BACKGROUND. Telomeres that protect chromosomes at both ends are shortened with each somatic cell division through replication-dependent sequence loss at DNA termini. The chromosomes with shortened telomeres tend to become unstable, leading to cell death. Due largely to reactivation/upregulation of telomerase, a ribonucleoprotein that adds nucleotide sequences onto chromosome ends, cancer cells become immortal and neoplastically transformed. METHODS. The purpose of the present study was to study three newly established human prostate cancer cell lines and three prostate-derived fibroblastic cell cultures at different passages for telomeric DNA signal intensity, telomeric restriction fragment length (TRFL), telomerase activity, and spontaneous apoptotic index. RESULTS. Compared with the three fibroblastic cell cultures, the three new prostate cancer cell lines showed: 1) telomerase activity, 2) stronger telomeric signals, 3) relatively longer TRFLs, and 4) much lower apoptotic indices. On the other hand, three fibroblastic cell cultures showed: 1) no telomerase activity, 2) weaker telomeric signals, 3) shorter TRFLs (fibroblasts derived from surrounding tissue of prostate tumor showed intermediate TRFLs), and 4) comparatively higher apoptotic indices. CONCLUSIONS. Based on these results, we conclude that telomeric DNA signal intensity, TRFL, and telomerase activity can be used to distinguish prostate cancer cells from adjacent fibroblasts.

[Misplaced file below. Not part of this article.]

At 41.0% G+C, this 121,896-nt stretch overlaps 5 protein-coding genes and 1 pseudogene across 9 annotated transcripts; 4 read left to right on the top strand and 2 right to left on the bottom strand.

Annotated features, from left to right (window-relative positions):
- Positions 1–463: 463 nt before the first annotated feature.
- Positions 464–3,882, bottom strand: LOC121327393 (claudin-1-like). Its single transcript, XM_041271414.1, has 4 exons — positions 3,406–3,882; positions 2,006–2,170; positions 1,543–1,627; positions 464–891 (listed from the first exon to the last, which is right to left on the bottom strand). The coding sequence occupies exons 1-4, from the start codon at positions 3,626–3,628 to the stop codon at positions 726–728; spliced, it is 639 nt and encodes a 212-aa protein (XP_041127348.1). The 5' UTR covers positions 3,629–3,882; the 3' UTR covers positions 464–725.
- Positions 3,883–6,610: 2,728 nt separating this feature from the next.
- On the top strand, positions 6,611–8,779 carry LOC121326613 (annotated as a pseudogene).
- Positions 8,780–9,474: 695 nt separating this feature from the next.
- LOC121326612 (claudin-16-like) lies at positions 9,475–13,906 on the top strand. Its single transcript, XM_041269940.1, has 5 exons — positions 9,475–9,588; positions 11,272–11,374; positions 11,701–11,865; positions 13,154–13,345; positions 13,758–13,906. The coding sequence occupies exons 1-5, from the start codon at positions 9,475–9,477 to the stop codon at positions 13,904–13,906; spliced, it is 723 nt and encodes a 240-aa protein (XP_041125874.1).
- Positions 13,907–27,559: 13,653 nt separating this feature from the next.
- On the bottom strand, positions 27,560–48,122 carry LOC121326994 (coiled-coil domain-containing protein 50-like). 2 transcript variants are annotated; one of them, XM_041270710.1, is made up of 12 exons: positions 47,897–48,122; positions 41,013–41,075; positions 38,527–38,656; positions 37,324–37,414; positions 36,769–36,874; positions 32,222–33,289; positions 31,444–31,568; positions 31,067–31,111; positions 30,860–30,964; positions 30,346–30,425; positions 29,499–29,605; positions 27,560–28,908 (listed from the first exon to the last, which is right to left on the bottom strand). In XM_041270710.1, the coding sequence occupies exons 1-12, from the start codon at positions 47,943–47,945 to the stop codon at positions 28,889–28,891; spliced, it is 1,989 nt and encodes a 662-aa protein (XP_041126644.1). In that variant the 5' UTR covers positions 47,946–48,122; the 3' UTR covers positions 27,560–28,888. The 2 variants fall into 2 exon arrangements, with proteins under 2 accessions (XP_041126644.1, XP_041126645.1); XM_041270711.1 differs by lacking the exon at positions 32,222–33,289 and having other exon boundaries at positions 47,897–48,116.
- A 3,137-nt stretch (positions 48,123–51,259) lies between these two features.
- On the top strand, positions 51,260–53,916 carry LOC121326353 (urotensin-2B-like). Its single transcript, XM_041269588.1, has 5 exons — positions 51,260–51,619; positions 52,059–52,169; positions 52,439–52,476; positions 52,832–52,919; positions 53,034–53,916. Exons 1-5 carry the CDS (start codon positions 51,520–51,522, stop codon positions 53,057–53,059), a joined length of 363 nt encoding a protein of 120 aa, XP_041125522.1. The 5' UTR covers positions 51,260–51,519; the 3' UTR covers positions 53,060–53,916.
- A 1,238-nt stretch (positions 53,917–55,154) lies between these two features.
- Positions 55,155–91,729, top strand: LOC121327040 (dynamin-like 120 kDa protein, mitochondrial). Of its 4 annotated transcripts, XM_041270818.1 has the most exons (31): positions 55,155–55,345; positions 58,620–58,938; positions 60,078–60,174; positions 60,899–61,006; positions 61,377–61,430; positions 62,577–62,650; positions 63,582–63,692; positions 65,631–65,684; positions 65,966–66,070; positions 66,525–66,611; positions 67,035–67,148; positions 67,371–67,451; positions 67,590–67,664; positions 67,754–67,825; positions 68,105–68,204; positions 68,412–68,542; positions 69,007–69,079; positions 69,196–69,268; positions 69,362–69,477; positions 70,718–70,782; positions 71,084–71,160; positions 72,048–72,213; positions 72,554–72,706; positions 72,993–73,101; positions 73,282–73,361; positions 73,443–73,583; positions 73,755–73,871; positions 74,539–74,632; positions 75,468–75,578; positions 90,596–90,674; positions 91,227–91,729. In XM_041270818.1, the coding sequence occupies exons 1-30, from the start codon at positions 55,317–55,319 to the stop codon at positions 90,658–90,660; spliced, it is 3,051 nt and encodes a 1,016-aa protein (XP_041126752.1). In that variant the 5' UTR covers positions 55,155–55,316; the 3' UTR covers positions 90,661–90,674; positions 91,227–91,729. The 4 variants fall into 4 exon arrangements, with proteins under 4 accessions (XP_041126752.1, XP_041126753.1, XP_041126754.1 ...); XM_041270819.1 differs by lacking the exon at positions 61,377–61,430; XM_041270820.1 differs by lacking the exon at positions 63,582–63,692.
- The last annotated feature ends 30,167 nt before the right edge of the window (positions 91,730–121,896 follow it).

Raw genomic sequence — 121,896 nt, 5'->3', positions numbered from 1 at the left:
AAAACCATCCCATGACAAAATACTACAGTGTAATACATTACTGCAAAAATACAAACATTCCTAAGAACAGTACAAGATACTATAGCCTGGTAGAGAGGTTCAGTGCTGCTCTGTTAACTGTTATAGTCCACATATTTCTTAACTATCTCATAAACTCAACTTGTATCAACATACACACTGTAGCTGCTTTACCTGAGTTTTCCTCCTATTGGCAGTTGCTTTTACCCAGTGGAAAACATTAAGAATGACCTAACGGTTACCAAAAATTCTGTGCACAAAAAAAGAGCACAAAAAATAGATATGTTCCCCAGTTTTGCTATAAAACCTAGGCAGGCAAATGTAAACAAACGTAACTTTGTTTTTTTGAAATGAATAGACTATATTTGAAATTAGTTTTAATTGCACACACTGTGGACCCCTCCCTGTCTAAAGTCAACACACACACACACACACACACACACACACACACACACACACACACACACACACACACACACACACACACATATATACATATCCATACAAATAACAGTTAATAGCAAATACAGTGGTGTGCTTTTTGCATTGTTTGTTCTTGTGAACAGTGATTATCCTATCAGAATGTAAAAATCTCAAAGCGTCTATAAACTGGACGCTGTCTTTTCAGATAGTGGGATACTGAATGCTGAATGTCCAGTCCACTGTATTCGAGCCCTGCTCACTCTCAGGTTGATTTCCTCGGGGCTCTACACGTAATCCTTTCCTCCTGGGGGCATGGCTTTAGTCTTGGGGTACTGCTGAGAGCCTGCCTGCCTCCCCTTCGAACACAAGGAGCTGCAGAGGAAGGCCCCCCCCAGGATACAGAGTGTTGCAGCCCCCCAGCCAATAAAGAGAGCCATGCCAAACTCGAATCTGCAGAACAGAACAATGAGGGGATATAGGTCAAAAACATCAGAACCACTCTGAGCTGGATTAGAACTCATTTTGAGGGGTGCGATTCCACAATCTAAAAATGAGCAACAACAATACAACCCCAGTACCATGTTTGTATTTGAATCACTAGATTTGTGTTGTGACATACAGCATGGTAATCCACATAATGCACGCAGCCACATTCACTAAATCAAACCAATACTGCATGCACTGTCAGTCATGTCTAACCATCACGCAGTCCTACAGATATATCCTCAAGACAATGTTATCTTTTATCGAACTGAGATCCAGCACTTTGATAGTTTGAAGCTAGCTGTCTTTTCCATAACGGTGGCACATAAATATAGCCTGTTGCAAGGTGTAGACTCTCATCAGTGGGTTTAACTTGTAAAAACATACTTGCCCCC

|Original language||English (US)|
|Number of pages||8|
|State||Published - Sep 1 1998|
- Programmed cell death
- Prostate cancer
- TRAP assay
ASJC Scopus subject areas